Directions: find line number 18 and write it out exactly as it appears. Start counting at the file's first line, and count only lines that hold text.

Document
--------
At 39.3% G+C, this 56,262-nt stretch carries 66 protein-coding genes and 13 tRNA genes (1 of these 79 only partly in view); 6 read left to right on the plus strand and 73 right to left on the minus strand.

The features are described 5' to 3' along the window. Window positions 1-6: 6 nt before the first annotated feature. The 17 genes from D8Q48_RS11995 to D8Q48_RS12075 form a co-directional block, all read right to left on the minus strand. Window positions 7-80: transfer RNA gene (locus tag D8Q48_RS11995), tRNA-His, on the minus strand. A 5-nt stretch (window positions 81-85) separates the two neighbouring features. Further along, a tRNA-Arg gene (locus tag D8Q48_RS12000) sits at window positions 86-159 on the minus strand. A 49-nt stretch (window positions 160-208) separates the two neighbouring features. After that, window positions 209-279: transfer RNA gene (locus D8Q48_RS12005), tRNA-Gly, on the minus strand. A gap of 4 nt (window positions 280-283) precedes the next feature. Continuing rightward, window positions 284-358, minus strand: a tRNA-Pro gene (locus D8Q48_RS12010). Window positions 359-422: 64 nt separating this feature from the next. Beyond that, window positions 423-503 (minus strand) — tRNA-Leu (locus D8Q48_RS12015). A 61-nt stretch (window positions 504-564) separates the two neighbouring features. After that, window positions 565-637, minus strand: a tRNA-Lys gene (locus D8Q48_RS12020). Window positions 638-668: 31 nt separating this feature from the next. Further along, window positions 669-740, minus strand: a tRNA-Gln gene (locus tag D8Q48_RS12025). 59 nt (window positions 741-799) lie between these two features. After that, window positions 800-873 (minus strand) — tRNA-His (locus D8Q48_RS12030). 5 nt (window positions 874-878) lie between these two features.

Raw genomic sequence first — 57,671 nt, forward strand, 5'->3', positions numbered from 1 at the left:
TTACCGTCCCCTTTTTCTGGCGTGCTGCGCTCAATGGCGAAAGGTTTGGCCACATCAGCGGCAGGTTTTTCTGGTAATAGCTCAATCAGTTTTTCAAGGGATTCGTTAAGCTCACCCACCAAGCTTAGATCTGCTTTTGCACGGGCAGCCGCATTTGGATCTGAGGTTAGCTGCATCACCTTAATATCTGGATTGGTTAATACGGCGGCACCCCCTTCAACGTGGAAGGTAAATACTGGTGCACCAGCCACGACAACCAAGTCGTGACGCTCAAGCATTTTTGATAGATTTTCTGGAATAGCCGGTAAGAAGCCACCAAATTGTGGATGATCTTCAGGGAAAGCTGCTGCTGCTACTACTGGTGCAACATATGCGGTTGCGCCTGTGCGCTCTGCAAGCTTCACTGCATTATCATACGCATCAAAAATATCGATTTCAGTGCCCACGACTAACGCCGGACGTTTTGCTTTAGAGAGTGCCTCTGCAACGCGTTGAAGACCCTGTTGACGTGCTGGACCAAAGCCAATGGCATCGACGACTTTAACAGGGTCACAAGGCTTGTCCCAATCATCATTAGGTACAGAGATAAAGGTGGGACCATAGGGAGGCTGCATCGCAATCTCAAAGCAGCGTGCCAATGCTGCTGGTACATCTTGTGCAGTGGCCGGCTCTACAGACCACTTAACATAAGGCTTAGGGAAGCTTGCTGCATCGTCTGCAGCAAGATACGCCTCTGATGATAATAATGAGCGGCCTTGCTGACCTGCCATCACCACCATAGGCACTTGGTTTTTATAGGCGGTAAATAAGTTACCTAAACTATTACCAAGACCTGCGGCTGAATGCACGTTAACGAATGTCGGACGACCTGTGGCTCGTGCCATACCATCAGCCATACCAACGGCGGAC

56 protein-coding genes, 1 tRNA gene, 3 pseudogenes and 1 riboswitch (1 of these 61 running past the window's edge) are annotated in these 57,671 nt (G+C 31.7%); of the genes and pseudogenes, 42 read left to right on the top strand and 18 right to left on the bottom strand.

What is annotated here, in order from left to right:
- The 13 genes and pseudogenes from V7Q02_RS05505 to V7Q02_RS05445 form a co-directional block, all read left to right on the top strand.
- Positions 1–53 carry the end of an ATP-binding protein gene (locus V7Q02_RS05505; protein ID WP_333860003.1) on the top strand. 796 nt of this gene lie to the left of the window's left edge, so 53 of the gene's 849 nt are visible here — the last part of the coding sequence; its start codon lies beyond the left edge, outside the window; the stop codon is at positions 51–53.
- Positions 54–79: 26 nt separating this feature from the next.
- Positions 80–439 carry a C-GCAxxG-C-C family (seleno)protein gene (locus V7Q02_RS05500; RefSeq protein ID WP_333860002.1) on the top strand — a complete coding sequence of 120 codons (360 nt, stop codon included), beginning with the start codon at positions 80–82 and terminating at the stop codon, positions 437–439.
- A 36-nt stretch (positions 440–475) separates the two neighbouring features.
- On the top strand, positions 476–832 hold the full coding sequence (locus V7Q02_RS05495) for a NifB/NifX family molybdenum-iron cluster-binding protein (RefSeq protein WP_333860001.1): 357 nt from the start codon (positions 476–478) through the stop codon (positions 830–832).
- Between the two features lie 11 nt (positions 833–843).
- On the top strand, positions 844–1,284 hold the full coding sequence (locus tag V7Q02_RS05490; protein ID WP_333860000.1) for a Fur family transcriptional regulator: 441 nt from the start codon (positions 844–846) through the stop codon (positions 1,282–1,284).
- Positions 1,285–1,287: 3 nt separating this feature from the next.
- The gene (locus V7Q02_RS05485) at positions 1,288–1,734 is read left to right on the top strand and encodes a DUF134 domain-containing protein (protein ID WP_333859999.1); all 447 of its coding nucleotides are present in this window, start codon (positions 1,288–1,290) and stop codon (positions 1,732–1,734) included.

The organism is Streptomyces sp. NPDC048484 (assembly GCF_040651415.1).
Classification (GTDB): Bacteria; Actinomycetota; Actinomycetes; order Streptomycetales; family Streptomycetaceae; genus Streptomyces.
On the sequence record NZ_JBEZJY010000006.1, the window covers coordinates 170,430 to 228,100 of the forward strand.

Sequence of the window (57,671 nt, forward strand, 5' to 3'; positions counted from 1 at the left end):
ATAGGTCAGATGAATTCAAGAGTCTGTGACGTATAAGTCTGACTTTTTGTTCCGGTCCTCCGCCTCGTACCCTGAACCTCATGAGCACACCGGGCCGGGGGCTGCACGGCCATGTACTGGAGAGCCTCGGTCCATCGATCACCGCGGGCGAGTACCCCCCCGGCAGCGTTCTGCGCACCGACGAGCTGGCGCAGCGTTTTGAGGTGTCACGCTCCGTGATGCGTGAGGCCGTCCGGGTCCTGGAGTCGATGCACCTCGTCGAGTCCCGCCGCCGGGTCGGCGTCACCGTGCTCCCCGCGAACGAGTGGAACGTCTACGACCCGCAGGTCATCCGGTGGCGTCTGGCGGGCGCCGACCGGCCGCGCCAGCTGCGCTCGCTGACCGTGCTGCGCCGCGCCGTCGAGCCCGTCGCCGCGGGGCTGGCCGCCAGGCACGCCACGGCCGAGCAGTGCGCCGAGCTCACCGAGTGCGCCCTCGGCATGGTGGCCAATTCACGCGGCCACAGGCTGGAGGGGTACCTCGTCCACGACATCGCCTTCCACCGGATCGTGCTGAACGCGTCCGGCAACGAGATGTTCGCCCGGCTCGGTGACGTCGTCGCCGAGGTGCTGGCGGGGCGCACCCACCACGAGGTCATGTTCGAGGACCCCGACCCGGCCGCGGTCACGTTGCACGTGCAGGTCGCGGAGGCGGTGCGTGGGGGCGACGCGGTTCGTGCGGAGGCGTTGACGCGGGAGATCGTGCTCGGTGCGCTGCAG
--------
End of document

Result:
Classification (GTDB): Bacteria; Actinomycetota; Actinomycetes; order Streptomycetales; family Streptomycetaceae; genus Streptomyces.